We were saddened to see the death of Hugo Chavez today – and the barely contained joy from parts of the global elite. The focus on the ‘restrictions to the media’ in particular forms the central plank of the various liberal, neo-liberal and neo-con responses to his government. We thought it would be good to post a reminder of the reason why particular media outlets in Venezuela were restricted over the last decade. The Revolution will not be Televised is a fly-on-the-wall documentary from an Irish film crew who happened to be in Venezuela when the coup against Chavez began. It is compelling watching, although its circulation has been surprisingly curtailed by its distributers.
Hugo Chavez: The Revolution Will Not be Televised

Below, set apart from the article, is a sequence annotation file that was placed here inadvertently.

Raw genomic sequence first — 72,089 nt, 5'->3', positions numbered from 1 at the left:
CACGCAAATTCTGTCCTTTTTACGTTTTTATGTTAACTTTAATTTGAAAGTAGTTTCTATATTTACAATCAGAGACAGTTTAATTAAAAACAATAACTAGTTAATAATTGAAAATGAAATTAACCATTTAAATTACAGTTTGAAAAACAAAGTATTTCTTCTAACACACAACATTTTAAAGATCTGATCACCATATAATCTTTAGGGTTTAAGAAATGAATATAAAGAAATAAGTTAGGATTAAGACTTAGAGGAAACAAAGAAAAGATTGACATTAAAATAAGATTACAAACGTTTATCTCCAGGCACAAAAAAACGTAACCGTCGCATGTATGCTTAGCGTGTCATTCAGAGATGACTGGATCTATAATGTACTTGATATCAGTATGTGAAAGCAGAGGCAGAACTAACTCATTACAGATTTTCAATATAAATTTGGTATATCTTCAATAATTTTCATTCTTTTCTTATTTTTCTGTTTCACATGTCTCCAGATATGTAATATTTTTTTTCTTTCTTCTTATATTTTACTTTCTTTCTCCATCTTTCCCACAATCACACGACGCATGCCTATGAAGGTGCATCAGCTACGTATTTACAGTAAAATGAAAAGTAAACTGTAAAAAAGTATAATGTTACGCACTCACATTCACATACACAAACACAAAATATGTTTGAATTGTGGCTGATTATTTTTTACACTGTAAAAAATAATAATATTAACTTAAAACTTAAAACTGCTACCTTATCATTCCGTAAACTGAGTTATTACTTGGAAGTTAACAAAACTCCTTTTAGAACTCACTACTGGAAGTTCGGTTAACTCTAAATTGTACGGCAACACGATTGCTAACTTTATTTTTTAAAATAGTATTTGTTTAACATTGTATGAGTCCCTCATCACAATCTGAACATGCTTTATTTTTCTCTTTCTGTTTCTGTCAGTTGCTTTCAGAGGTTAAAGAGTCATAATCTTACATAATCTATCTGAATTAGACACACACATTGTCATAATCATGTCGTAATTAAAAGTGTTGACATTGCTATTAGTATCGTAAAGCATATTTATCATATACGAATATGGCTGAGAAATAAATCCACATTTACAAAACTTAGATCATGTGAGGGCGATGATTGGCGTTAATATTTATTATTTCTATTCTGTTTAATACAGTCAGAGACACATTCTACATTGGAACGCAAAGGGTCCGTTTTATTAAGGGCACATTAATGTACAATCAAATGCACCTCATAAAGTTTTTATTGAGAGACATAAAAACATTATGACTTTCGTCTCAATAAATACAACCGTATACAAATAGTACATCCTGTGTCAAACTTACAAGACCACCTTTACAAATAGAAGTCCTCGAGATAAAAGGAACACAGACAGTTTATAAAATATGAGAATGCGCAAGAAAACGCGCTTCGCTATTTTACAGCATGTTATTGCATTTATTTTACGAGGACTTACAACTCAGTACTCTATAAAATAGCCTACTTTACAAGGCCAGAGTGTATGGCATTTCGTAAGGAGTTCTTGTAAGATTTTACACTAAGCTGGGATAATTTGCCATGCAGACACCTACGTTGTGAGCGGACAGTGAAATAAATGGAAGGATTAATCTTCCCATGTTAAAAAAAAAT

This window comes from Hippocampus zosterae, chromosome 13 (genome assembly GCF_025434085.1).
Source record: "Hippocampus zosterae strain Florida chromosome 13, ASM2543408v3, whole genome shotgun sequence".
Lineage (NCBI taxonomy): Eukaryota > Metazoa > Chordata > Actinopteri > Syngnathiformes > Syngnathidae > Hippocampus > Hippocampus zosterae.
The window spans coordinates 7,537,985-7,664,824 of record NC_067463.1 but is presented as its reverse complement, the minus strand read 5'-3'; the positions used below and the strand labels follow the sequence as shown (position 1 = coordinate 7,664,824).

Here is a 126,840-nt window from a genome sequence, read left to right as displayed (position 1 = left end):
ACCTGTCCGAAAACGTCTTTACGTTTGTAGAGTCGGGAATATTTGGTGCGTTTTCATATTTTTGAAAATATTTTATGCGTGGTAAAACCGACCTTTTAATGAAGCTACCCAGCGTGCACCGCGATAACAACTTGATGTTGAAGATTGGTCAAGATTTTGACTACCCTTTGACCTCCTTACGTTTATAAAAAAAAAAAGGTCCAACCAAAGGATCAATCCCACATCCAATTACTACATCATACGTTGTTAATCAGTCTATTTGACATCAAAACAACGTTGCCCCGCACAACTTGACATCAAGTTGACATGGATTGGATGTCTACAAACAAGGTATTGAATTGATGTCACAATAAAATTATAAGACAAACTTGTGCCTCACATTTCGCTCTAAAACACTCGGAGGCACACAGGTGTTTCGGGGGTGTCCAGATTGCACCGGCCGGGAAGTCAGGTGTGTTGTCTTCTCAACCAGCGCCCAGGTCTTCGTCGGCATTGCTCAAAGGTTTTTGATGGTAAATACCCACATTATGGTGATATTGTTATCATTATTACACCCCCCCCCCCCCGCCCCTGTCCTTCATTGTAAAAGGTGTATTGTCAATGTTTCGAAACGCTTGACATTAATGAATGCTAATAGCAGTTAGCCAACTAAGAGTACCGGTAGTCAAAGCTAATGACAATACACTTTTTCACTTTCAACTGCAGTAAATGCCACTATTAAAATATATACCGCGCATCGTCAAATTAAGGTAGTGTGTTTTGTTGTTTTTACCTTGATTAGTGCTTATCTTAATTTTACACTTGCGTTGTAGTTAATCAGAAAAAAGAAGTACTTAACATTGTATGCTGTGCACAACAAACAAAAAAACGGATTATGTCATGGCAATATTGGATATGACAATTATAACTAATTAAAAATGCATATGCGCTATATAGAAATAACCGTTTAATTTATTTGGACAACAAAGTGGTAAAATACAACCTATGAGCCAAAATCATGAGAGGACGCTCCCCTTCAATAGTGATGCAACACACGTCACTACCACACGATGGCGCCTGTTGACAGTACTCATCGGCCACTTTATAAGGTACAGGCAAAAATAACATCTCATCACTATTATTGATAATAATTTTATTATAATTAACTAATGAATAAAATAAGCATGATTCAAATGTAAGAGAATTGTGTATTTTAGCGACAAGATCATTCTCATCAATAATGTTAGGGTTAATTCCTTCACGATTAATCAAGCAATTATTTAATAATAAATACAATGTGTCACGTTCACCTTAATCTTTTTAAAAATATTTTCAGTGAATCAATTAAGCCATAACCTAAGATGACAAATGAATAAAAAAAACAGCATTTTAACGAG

Submit a Comment
POSTS BY EMAIL
We respect your privacy.
FAIR ACCESS PUBLISHER
IN LAW AND THE HUMANITIES
Fair access = access according to ability to pay
on a sliding scale down to zero.
JUST PUBLISHED: VIRAL CRITIQUE
PUBLISH ON CLT
Publish your article with us and get read by the largest community of critical legal scholars, with over 4000 subscribers.
Freedom of expression in Venezuela under Chavez? (14:55) Really?
The documentary was, I believe, made before he shut down the private media channels, so I think the statement is justified. The ‘free speech’ critique was essentially only levelled after the coup when the private media appeared to be part of the conspiracy. Certainly in the UK, if ITV of Sky or ‘Dave’ supported a military coup against an elected government they would be shut down. Of course it is more complex than this – there is the murder rate, the political prisoners, and all of that. But we should be clear about the complexity at least, and not fall back on snide remarks.